Tom Shaw, director at Ramboll, looks at the growing recognition of offsite construction’s potential in tackling the housing crisis and what needs to happen next
Unless you have been living under a rock, you will be aware that we are in the middle of a chronic housing shortage – one of the most pressing issues in the UK today. As we continue to struggle to build the homes we need, those in power are starting to recognise the potential of offsite construction methods. In his first speech, the (since replaced) housing minister Alok Sharma MP highlighted that the “benefits are clear” for modern methods of construction (MMC).
August saw the London Assembly publish Design, Sealed, Delivered, a paper targeted at the mayor of London with recommendations to galvanise the offsite sector.
The Housing White Paper was published in February 2017, providing support for MMC and prior to that, the Farmer Review, Modernise or Die, provided a stark warning of what could happen to the industry if we do not embrace offsite due to the dwindling labour market. So are the stars finally aligning for offsite construction?
Offsite construction can provide significant benefits to projects: shorter construction programmes, reduced costs, higher and more consistent quality of finishes, reduced headcounts onsite with improved health and safety, as well as the benefits of reduced noise for neighbours. Offsite can also be key to unlocking highly constrained sites.
Negative preconceptions of poor quality prefabrication in the 1950s and 1960s have had a damaging impact on offsite construction. Concerns are often raised over the quality, durability and lifespan of buildings, dampness, and fire. As a result, there is nervousness over insurance, mortgages and whether we will be able to sell prefabricated homes.
Those pricing the schemes without an understanding of offsite construction consider the risks, rather than the savings that can be achieved. But this should not be the case – quality has vastly improved and the benefits of offsite construction need to be acknowledged throughout the industry to recognise the real difference it could make to our current housing shortage.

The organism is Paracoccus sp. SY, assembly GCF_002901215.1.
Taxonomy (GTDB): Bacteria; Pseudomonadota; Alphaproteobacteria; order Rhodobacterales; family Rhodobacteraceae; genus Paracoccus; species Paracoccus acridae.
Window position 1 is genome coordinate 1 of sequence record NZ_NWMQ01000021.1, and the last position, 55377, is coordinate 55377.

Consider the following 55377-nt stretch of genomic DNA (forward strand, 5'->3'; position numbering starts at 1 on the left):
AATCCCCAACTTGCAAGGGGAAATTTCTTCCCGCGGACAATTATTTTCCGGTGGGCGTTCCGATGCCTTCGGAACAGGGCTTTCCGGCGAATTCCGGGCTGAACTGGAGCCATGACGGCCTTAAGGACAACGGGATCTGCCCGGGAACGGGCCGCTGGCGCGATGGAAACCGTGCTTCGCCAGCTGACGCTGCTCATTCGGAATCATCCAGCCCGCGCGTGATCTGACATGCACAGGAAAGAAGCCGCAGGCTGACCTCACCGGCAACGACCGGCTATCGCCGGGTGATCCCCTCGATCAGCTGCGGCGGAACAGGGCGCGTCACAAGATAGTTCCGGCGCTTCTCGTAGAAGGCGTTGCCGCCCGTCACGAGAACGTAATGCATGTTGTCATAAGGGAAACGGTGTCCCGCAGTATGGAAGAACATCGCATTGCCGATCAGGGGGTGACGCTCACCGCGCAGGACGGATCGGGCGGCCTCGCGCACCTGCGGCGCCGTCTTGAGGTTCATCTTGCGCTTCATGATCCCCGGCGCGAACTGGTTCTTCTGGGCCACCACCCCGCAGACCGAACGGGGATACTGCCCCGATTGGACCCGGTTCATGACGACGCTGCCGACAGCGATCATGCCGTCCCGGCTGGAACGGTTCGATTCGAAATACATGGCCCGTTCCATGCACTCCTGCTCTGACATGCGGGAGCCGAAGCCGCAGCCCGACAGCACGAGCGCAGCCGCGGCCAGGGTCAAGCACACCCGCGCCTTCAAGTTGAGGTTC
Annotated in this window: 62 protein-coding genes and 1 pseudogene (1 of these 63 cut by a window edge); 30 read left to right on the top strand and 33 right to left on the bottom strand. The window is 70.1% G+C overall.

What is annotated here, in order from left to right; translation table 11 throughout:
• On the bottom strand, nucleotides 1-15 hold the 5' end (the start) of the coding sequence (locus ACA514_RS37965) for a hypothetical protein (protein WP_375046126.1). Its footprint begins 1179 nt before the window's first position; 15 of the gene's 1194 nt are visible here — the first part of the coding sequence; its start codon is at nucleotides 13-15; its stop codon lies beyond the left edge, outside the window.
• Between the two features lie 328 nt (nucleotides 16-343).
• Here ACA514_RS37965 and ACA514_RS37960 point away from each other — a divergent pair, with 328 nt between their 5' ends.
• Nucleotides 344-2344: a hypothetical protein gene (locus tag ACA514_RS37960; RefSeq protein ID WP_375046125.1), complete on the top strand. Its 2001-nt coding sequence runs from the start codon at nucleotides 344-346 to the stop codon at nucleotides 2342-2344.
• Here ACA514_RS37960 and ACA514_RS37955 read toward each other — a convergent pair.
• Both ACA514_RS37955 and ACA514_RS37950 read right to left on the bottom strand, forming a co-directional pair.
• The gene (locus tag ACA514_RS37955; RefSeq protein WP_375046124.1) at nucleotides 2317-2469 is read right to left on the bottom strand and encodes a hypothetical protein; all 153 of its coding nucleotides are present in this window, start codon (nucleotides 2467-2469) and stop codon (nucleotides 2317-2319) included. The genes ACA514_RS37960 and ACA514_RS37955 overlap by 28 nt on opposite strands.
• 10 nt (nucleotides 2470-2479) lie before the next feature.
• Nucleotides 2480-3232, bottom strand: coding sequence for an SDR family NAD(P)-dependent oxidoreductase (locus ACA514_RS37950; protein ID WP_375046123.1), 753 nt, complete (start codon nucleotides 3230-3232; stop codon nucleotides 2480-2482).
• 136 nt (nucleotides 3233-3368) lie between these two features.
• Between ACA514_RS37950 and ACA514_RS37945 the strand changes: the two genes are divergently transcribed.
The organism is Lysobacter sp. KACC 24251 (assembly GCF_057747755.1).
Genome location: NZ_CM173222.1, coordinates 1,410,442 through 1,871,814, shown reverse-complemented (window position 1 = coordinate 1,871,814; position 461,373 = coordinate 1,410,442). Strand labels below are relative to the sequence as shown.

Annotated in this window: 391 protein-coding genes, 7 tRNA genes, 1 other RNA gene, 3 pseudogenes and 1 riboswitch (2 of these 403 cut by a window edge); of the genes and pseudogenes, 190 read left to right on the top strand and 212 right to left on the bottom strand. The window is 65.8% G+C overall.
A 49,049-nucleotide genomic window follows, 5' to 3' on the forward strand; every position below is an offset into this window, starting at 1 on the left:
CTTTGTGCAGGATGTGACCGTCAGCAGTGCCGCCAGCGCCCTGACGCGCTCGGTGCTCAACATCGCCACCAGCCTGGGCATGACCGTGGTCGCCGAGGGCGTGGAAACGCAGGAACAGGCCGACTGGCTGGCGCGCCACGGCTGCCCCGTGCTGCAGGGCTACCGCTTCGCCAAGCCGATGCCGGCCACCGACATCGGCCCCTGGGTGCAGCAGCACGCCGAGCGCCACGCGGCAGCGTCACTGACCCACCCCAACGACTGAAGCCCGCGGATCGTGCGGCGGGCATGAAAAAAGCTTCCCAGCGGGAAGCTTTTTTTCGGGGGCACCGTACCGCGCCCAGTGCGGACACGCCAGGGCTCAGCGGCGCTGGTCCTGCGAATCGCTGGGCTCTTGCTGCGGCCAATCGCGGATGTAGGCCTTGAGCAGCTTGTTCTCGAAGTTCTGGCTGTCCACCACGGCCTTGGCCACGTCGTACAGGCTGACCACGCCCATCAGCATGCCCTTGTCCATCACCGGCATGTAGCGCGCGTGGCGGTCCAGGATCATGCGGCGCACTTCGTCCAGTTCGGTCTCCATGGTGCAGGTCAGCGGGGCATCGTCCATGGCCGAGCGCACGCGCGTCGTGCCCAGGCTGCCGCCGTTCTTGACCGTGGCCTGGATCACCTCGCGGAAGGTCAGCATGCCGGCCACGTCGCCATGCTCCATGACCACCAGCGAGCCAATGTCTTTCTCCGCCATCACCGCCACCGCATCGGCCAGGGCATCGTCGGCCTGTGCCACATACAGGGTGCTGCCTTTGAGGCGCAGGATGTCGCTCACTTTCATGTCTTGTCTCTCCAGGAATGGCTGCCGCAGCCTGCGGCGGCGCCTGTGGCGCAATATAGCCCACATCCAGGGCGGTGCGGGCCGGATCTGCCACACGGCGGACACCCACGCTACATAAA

Education is critical here, to dispel negative myths that are still hampering take-up among developers and designers. The London Assembly paper recommended a standardised Manufactured Housing Design Code – an initiative that we should back to amplify the availability of offsite solutions.
The UK housing situation is not unique, so we should look to learn lessons from overseas. If we take Denmark as an example, prefabrication is a mindset. Almost all buildings are designed as precast concrete and will be designed to be prefabricated from the start. In extreme circumstances, if the contractors/suppliers are not available, then a scheme may be redesigned to be built in in-situ concrete. This is the complete opposite of the UK.
In much of Scandinavia, prefabrication is engrained in the culture and taught in detail, even at university. There are national standard guidelines that allow an open supply chain, avoiding narrow bespoke products.
This needs to be replicated in the UK to ensure everyone in the industry has the skills and ability to work on such projects. The method is so widespread due to a labour shortage in the 1950s and 1960s that resulted in a shift towards prefabrication – sound familiar?
In the UK, we already have a number of established offsite solutions, including cross-laminated timber (CLT), volumetric pods, precast and hybrid concrete. However, many of those trying to adopt these methods of construction find that suppliers are already at capacity. There simply aren’t enough factories able to produce the units and more need to be built.
Yet in order to make the construction of a factory viable, there needs to be a clear and continuous pipeline of work, which we do not yet have. Few are making this commitment; those currently building factories tend to be in the driving seat (such as Swan Homes and Legal & General setting up CLT modular factories).
The government needs to provide financial stimulus to incentivise the construction of these factories – this will enable supply chains. The Home Builders’ Fund announced in the Housing White Paper may go some way towards this but is unlikely to go far enough.
There is also the Build Offsite Property Assurance Scheme, which provides an assurance to lenders funding schemes utilising offsite construction.
Delivering change is never simple, but if we are really committed to solving the housing crisis and delivering enough homes for all, we need to embrace offsite construction. With political backing, we need more developers and builders to adopt offsite and we need to design for it from the outset of a project. As an industry, it is our responsibility to take the next step and adjust how we approach our future building methods as a means of getting us closer to a society where housing shortages are a thing of the past. So what are you doing? Don’t miss the offsite boat!